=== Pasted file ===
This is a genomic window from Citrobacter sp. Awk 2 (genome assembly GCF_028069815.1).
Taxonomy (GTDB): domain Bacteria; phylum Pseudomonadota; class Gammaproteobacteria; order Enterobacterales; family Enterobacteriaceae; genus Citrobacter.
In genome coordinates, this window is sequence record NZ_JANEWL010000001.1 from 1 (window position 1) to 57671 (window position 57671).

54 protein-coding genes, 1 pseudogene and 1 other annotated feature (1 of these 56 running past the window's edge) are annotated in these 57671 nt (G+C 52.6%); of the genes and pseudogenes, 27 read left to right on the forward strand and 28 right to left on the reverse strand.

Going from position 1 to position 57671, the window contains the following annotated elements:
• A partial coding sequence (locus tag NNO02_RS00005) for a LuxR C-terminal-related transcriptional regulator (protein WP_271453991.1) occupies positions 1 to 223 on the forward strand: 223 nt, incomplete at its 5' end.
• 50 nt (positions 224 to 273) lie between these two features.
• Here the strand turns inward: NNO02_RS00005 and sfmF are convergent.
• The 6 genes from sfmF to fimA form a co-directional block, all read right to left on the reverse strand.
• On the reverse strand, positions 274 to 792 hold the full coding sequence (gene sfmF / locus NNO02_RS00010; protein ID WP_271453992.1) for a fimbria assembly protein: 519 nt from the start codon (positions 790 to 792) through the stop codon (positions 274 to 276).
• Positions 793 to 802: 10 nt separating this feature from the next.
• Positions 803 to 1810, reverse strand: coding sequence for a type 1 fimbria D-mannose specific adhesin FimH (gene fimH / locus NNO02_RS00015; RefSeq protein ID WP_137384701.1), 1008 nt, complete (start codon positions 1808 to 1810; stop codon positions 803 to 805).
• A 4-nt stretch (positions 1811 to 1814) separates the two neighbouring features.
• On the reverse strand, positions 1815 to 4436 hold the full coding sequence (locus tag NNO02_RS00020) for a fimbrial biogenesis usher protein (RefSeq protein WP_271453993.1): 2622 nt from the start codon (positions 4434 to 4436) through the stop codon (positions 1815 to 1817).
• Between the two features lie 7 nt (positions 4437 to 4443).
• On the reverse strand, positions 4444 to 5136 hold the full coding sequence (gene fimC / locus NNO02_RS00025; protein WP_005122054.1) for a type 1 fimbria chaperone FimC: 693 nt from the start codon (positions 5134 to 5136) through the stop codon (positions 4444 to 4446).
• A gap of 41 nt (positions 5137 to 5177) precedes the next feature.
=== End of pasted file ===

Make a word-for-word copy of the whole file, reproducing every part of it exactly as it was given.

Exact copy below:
This is a genomic window from Citrobacter sp. Awk 2 (genome assembly GCF_028069815.1).
Taxonomy (GTDB): domain Bacteria; phylum Pseudomonadota; class Gammaproteobacteria; order Enterobacterales; family Enterobacteriaceae; genus Citrobacter.
In genome coordinates, this window is sequence record NZ_JANEWL010000001.1 from 1 (window position 1) to 57671 (window position 57671).

54 protein-coding genes, 1 pseudogene and 1 other annotated feature (1 of these 56 running past the window's edge) are annotated in these 57671 nt (G+C 52.6%); of the genes and pseudogenes, 27 read left to right on the forward strand and 28 right to left on the reverse strand.

Going from position 1 to position 57671, the window contains the following annotated elements:
• A partial coding sequence (locus tag NNO02_RS00005) for a LuxR C-terminal-related transcriptional regulator (protein WP_271453991.1) occupies positions 1 to 223 on the forward strand: 223 nt, incomplete at its 5' end.
• 50 nt (positions 224 to 273) lie between these two features.
• Here the strand turns inward: NNO02_RS00005 and sfmF are convergent.
• The 6 genes from sfmF to fimA form a co-directional block, all read right to left on the reverse strand.
• On the reverse strand, positions 274 to 792 hold the full coding sequence (gene sfmF / locus NNO02_RS00010; protein ID WP_271453992.1) for a fimbria assembly protein: 519 nt from the start codon (positions 790 to 792) through the stop codon (positions 274 to 276).
• Positions 793 to 802: 10 nt separating this feature from the next.
• Positions 803 to 1810, reverse strand: coding sequence for a type 1 fimbria D-mannose specific adhesin FimH (gene fimH / locus NNO02_RS00015; RefSeq protein ID WP_137384701.1), 1008 nt, complete (start codon positions 1808 to 1810; stop codon positions 803 to 805).
• A 4-nt stretch (positions 1811 to 1814) separates the two neighbouring features.
• On the reverse strand, positions 1815 to 4436 hold the full coding sequence (locus tag NNO02_RS00020) for a fimbrial biogenesis usher protein (RefSeq protein WP_271453993.1): 2622 nt from the start codon (positions 4434 to 4436) through the stop codon (positions 1815 to 1817).
• Between the two features lie 7 nt (positions 4437 to 4443).
• On the reverse strand, positions 4444 to 5136 hold the full coding sequence (gene fimC / locus NNO02_RS00025; protein WP_005122054.1) for a type 1 fimbria chaperone FimC: 693 nt from the start codon (positions 5134 to 5136) through the stop codon (positions 4444 to 4446).
• A gap of 41 nt (positions 5137 to 5177) precedes the next feature.